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Future computing

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Future computing

Just had a little thought which was prompted by all this 'cloud' computing.
Lots of folk like their computers but are not very tech savvy and get into a bit of a kerfuffle when faults arise.
Wouldn't it be nice if we could have remote computers where someone else does all the tech stuff and all the user has in his home is an interface? I was thinking it would be really good - a bit like rent a computer and would provide a hassle-free computer experience. No good for you lot who like to tinker and play around but spot on for those of us who merely want to log on, do what we want to do and log off without the need to worry about antivirus, updates, email set up etc etc. Bliss!
5 REPLIES
James
Grafter
Posts: 21,036
Registered: 04-04-2007

Re: Future computing

You can already do that to an extent with remote desktop and the like.
However, it's not really responsive enough under ADSL, so you'd really need improved connection speeds.  Mayeb under Fibre, who knows.
techguy
Grafter
Posts: 2,540
Registered: 12-09-2008

Re: Future computing

Thin client computing is the type you are referring to.
Wyse and Citrix already build duch systems but they tend to be rolled in corporates where everything runs on the servers.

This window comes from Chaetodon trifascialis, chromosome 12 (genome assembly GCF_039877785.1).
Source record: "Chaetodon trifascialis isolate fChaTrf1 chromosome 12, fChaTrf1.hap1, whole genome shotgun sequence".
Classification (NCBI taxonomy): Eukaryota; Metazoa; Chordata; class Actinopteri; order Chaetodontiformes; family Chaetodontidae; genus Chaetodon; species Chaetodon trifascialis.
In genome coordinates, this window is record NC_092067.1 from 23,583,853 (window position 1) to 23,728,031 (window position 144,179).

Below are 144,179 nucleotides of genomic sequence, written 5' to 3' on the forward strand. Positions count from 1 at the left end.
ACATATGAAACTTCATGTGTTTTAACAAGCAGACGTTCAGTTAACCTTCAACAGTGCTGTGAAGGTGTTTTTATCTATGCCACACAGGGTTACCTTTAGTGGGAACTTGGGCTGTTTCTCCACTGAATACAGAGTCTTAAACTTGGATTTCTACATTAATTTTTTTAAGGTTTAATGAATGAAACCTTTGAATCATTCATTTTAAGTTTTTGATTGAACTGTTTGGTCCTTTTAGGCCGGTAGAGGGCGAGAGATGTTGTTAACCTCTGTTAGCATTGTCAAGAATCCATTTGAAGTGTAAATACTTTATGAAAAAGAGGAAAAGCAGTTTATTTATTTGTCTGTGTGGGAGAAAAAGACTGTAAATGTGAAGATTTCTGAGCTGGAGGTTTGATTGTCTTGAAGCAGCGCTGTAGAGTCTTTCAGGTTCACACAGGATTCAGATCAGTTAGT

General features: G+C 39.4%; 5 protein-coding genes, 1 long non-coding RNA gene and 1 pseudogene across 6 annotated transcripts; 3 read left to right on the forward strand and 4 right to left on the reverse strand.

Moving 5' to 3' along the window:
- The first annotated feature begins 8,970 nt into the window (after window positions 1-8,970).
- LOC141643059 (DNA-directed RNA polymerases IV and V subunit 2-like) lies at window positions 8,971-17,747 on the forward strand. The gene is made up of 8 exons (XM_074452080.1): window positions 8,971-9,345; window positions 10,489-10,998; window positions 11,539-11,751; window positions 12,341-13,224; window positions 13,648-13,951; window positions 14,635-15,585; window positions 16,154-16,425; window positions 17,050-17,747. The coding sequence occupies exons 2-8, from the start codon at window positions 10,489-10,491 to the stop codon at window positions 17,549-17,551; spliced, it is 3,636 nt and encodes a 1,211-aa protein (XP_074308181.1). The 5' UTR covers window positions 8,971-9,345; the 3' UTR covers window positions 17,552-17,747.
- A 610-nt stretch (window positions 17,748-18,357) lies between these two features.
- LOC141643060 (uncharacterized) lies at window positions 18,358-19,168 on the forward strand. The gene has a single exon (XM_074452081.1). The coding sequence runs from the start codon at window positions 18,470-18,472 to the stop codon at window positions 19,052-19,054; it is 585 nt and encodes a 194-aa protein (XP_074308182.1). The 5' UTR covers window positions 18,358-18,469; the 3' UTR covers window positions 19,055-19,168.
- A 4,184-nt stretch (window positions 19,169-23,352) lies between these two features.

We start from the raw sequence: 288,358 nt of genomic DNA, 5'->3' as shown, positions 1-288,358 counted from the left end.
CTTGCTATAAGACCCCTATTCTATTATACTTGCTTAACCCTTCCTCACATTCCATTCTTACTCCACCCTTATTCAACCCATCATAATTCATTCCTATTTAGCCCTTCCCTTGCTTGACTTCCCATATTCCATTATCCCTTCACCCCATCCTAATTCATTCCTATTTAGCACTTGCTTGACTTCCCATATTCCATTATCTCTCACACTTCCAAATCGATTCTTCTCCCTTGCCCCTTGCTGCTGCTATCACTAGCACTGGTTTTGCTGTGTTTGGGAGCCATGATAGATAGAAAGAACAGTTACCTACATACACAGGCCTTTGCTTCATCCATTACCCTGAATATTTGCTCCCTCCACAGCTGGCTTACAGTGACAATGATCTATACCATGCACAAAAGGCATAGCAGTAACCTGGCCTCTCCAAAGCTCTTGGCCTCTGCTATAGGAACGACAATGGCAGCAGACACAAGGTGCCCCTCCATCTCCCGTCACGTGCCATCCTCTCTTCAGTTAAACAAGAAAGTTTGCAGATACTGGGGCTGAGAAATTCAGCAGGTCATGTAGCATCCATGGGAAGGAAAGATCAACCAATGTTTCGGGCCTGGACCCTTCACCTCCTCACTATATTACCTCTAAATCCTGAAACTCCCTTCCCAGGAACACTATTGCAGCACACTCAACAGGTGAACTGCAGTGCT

Lurker
Grafter
Posts: 1,867
Registered: 23-10-2008

Re: Future computing

Quote from: Jameseh
You can already do that to an extent with remote desktop and the like.
However, it's not really responsive enough under ADSL, so you'd really need improved connection speeds.  Mayeb under Fibre, who knows.

Not responsive enough under ADSL?
Perhaps not if you consider the MS breed of apps, Terminal Services and Remote desktop etc, but if you look at Wyse and Citrix, its a different matter, and it could be provided very easily.
Add in a healthy dose of VMWare underneath, and you can add in all sorts of other fault tolerances too, with auto-reboots if things fail, and proper DR for more critical systems.
The largest barrier is price TBH, you have the same licensing costs, plus an additional layer of licensing to consider.
However, if you built your cluster on the end of a fat pipe to the intertubes, you would immediately see 'faster' web browsing and downloads.
We'd only be using the 512K links for sending mouse-clicks etc about the place.
There are of course lots of places where this falls down though, since any program which is graphics rich would require greater bandwidth to transmit the ever-changing screen images - but as a business tool, it works well.
As a method for watching movies, tv etc, its not so good though.
But hey, when BT put a fibre pipe to each street cabinet, you never know, it might get a huge step closer!
pierre_pierre
Grafter
Posts: 19,757
Registered: 30-07-2007

Re: Future computing

also, in business, who pays all the workers with nothing to do when the internet link drops, it has been known recently i.e. Google
techguy
Grafter
Posts: 2,540
Registered: 12-09-2008

Re: Future computing

And Microsoft's Azure cloud computing platform which went down a couple of weeks back.
Its bad enough when the applications are on the servers inside an organisation and the server or networking kit breaks down but handing the whole thing over to a third party? asking for trouble.